Invited Commentary
August 2014

The Case for Sex- and Gender-Specific Medicine

Author Affiliations
  • 1Barbra Streisand Women’s Heart Center, Cedars Sinai Heart Institute, Los Angeles, California
  • 2Institute for Gender in Medicine, Charite University Medicine, Berlin, Germany
  • 3German Cardiovascular Research Center (DZHK), Berlin, Germany

Copyright 2014 American Medical Association. All Rights Reserved. Applicable FARS/DFARS Restrictions Apply to Government Use.

JAMA Intern Med. 2014;174(8):1348-1349. doi:10.1001/jamainternmed.2014.320

There are numerous differences in cardiovascular disease (CVD) between men and women. Women have a higher prevalence of coronary microvascular dysfunction, heart failure with preserved ejection fraction, Tako-Tsubo syndrome (also known as stress-induced cardiomyopathy), and post–myocardial infarction depression than men. Women also have a greater sensitivity to QT-prolonging medications and higher heart failure mortality with digoxin than men.1,2 A mounting literature further documents important sex differences in pharmacology, including response to β-blockers and angiotensin converting enzyme inhibitors.3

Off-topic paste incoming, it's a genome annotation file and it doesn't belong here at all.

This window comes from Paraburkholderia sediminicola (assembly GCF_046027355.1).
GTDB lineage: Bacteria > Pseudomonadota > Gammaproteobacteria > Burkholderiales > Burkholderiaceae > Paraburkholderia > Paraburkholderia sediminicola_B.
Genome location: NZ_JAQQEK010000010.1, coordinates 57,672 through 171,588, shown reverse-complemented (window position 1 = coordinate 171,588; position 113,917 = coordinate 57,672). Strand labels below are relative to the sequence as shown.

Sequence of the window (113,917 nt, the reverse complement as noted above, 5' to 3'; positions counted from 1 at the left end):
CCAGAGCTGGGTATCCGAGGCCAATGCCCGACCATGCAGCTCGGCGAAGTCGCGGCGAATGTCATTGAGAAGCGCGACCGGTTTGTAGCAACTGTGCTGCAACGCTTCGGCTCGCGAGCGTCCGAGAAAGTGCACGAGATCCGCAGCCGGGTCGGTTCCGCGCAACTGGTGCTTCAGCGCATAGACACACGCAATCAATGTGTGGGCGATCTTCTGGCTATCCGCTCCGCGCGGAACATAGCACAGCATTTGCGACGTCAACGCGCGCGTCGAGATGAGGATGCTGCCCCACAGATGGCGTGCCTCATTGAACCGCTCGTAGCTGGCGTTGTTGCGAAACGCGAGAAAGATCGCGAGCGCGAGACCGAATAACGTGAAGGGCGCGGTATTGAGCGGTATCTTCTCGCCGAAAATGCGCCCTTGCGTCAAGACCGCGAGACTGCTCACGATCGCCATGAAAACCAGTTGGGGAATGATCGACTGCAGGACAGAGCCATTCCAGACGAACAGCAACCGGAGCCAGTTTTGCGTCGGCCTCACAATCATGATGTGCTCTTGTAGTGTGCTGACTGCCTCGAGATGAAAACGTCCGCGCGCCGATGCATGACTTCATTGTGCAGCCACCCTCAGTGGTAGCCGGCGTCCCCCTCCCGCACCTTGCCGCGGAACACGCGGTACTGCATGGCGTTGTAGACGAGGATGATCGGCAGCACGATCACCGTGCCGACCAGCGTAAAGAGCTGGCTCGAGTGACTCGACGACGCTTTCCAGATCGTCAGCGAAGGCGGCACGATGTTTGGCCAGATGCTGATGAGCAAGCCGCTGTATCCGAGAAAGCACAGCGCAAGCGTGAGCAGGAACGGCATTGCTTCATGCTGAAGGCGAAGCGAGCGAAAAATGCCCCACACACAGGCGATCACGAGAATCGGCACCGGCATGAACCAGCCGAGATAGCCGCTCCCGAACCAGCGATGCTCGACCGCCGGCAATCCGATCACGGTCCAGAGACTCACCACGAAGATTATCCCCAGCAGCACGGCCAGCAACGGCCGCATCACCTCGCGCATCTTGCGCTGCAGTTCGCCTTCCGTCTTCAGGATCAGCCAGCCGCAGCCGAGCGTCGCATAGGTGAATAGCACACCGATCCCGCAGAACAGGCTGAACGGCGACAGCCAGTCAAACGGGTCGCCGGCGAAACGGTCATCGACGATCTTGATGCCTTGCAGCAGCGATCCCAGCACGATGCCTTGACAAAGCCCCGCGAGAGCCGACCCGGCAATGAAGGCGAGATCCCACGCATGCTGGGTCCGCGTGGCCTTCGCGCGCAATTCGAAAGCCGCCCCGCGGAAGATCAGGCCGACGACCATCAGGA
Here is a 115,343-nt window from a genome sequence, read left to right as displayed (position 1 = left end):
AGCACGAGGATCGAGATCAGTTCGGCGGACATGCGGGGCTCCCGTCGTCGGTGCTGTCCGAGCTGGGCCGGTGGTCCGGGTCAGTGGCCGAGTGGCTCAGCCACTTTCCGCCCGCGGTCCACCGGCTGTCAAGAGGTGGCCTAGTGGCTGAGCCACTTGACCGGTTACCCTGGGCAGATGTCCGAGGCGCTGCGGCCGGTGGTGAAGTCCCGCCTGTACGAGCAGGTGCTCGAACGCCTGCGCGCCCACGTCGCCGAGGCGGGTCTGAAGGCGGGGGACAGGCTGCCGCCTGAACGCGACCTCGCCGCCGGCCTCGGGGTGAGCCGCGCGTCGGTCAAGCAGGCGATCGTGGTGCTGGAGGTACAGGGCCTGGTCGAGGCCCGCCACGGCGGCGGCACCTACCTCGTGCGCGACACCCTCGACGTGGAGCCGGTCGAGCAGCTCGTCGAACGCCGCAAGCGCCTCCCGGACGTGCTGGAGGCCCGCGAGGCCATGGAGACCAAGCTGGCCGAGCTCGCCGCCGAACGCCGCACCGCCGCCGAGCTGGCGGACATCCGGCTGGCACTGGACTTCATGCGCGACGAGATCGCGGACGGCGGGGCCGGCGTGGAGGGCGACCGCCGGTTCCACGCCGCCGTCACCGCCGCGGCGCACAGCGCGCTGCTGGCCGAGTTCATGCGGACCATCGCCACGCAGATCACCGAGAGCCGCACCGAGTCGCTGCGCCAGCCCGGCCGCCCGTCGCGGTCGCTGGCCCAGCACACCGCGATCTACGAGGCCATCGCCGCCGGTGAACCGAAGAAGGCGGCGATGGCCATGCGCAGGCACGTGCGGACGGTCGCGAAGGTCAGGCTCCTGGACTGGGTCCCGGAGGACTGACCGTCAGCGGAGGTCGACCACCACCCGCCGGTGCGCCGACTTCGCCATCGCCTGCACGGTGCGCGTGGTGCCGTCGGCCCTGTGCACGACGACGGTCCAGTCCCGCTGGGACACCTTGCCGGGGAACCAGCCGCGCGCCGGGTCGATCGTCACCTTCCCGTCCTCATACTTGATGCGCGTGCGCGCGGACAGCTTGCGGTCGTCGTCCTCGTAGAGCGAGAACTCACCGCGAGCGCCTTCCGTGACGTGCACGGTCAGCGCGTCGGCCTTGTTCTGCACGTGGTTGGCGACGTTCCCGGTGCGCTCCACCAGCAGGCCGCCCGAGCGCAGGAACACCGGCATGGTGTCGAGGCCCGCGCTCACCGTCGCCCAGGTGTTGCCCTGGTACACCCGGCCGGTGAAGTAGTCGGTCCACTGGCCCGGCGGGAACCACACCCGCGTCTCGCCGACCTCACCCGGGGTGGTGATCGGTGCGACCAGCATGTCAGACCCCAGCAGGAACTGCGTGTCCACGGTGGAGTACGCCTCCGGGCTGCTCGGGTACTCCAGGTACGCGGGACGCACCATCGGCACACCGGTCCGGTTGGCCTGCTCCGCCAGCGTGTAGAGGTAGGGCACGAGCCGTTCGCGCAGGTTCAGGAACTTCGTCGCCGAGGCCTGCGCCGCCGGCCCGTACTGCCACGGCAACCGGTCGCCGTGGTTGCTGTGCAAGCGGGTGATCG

First Page Preview View Large
First page PDF preview
First page PDF preview